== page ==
April 2011
Volume 52, Issue 14
ARVO Annual Meeting Abstract  |   April 2011
Mesh Size of Soft-Contact-Lens Hydrogels
Author Affiliations & Notes
  • Csaba Kotsmar
    Dept. of Chemical and Biomolecular Eng., University of California at Berkeley, Berkeley, California
  • Teresa Nadolski
    Dept. of Chemical and Biomolecular Eng., University of California at Berkeley, Berkeley, California
  • Clayton J. Radke
    Chemical Engineering, Univ of California, Berkeley, Berkeley, California
  • Footnotes
    Commercial Relationships  Csaba Kotsmar, Alcon (F); Teresa Nadolski, Alcon (F); Clayton J. Radke, Alcon (F)
  • Footnotes
    Support  Alcon Grant
Investigative Ophthalmology & Visual Science April 2011, Vol.52, 6489. doi:
  • Views
  • Share
  • Tools
    • Alerts
      This feature is available to authenticated users only.
      Sign In or Create an Account ×
    • Get Citation

      Csaba Kotsmar, Teresa Nadolski, Clayton J. Radke; Mesh Size of Soft-Contact-Lens Hydrogels. Invest. Ophthalmol. Vis. Sci. 2011;52(14):6489.

      Download citation file:

      © ARVO (1962-2015); The Authors (2016-present)

  • Supplements

Transport of solute molecules through soft-contact-lens (SCL) hydrogels, such as salts, wetting agents, nutrients, and drugs is important to on-eye behavior. Solute molecules larger than the sieve or mesh size, however, can not penetrate the gel. This work measure the mesh size of contact lens materials and demonstrate that solute diffusion coefficients increase with increasing mesh size.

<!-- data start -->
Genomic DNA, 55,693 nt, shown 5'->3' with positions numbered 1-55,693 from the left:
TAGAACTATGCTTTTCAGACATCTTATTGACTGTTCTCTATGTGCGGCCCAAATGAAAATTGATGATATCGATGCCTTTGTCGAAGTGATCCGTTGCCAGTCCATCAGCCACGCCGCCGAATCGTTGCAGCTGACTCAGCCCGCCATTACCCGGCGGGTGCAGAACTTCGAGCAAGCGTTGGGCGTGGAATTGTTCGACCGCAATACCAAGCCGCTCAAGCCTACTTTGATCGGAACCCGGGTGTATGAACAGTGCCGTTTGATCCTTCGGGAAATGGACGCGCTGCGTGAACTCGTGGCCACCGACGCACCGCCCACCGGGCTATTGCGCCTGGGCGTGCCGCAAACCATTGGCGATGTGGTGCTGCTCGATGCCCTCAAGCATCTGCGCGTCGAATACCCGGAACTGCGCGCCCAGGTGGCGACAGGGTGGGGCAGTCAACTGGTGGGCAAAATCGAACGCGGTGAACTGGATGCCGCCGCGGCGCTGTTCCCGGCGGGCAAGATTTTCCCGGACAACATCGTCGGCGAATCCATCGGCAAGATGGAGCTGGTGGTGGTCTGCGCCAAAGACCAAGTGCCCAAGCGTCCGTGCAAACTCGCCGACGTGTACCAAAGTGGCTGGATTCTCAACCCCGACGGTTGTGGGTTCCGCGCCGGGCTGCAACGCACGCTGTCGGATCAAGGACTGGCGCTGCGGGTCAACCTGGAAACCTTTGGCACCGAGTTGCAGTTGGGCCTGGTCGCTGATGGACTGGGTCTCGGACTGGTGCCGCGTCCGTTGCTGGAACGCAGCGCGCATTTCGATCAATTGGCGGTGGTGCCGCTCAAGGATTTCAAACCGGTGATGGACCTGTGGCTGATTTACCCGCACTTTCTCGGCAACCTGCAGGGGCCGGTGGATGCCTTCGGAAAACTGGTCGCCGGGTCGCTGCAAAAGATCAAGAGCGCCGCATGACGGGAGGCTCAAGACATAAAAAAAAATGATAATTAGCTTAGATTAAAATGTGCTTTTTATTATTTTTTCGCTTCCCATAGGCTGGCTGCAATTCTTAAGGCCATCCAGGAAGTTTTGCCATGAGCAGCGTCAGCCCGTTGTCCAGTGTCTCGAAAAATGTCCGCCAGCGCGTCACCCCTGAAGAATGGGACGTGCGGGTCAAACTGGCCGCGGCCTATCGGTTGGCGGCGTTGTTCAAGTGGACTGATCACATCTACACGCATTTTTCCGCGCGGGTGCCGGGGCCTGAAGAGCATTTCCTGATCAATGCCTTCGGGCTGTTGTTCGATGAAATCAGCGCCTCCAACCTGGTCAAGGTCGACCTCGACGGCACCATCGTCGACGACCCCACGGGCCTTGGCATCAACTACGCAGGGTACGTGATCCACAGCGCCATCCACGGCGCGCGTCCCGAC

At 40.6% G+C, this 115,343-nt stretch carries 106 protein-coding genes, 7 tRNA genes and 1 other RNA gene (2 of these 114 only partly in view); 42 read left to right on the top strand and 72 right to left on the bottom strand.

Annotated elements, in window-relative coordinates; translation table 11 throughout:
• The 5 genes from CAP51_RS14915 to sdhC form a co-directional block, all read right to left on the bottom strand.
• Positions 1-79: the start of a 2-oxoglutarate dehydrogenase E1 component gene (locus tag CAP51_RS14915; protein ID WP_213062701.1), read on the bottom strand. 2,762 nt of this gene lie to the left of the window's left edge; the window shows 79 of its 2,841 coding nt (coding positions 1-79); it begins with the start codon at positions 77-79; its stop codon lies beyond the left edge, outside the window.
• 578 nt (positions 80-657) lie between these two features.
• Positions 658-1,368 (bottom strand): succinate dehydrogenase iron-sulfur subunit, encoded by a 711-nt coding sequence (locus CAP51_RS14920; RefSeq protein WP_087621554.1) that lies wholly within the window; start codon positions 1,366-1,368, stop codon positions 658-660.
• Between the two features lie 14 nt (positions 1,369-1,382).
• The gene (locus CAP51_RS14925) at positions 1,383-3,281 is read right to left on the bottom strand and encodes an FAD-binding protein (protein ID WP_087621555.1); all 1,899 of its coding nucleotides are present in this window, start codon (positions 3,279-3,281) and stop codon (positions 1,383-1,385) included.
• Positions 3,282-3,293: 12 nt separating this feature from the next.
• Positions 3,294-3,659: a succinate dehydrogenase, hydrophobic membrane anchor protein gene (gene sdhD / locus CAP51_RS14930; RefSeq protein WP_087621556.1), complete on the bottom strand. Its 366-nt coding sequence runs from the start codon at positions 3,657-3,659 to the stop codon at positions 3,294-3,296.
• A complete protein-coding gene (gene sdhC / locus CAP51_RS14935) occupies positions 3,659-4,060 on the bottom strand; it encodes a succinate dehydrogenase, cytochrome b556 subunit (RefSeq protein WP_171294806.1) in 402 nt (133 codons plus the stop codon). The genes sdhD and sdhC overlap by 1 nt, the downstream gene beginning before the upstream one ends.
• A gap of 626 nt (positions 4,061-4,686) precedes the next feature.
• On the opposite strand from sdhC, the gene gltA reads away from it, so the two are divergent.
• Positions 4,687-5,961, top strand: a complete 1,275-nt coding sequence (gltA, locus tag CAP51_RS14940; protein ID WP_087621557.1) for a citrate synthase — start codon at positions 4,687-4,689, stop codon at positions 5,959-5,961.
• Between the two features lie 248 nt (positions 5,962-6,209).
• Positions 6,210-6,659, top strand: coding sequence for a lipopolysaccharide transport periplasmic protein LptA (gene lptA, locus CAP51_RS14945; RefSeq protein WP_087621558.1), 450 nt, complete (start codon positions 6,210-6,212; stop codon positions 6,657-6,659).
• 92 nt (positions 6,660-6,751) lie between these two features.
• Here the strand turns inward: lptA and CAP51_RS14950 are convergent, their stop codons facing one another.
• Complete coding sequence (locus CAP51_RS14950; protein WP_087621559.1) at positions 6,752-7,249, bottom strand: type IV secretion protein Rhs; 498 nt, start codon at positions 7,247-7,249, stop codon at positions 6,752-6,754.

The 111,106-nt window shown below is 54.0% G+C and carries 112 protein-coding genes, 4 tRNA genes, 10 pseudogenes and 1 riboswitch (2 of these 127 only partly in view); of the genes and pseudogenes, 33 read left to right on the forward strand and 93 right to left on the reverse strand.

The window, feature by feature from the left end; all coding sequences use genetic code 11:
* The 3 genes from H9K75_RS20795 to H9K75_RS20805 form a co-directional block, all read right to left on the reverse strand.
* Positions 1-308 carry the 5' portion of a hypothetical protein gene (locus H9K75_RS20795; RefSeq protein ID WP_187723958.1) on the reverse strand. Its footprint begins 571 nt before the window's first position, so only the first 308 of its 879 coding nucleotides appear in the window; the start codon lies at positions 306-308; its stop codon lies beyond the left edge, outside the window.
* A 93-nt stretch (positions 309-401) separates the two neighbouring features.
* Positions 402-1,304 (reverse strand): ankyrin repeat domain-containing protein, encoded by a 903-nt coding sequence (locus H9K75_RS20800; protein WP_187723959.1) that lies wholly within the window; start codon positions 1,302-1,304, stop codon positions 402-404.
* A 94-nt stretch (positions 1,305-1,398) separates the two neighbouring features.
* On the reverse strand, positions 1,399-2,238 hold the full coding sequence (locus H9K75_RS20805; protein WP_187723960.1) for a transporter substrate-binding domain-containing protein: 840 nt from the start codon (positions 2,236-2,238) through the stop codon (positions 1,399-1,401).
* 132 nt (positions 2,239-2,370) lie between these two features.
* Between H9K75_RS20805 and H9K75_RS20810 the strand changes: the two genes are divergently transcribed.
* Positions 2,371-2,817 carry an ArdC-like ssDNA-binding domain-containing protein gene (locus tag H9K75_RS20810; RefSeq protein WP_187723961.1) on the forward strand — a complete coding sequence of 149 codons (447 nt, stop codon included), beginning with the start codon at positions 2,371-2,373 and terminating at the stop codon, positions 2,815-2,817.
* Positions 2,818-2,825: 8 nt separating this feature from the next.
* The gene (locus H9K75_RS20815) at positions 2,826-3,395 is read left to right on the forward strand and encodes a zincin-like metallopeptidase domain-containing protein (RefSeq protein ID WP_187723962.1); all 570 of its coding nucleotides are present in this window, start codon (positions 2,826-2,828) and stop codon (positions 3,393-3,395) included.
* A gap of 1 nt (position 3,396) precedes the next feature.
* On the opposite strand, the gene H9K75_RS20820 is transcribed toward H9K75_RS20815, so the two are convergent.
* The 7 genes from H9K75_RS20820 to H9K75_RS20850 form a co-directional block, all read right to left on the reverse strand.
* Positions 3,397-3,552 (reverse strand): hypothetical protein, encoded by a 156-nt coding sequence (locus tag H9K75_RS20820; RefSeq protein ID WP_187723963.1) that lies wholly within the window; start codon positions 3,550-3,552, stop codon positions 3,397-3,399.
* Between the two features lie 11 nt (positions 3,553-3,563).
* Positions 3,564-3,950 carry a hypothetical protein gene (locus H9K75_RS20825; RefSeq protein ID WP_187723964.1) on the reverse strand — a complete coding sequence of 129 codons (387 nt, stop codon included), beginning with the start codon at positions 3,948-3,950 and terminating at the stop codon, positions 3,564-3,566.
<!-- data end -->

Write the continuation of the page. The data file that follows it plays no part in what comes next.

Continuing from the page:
To determine the mesh size of HEMA-based hydrogels with various crosslink densities, we utilize oscillatory shear rheometry. The zero-frequency storage modulus of the lens material is inversely proportional to the square root of the mesh size. We synthesize hydrogels from HEMA and MAA with varying crosslink densities and measure the storage modulus for MAA contents varying between 0 and 100 %. We use two-photon confocal microscopy to measure solute diffusion coefficients in the hydrogels. Transient concentration profiles are fit to classical theory to give the solute diffusion coefficients (D).


For crosslink densities ranging from 0.1 to 1% in 30% MAA/70% HEMA, the mesh size decreases linearly from 9±1.3 to 2±0.5 nm. A typical fluorescein-dextran (4000 g/mol) concentration profile is shown in Figure 1. D increases from 2.1±0.1 x 10-8 cm2/s to 8.3 ± 0.1 x 10-7 as the mesh size increases from 2 to 9 nm.


Using shear rheometry and polymer physics we successfully measure mesh sizes of SCL materials. As mesh size increases, solute diffusion rates increase, all else being equal. Mesh size now becomes a tool for designing contact lens materials for specific applications.  

Keywords: contact lens 

This PDF is available to Subscribers Only

Sign in or purchase a subscription to access this content. ×

You must be signed into an individual account to use this feature.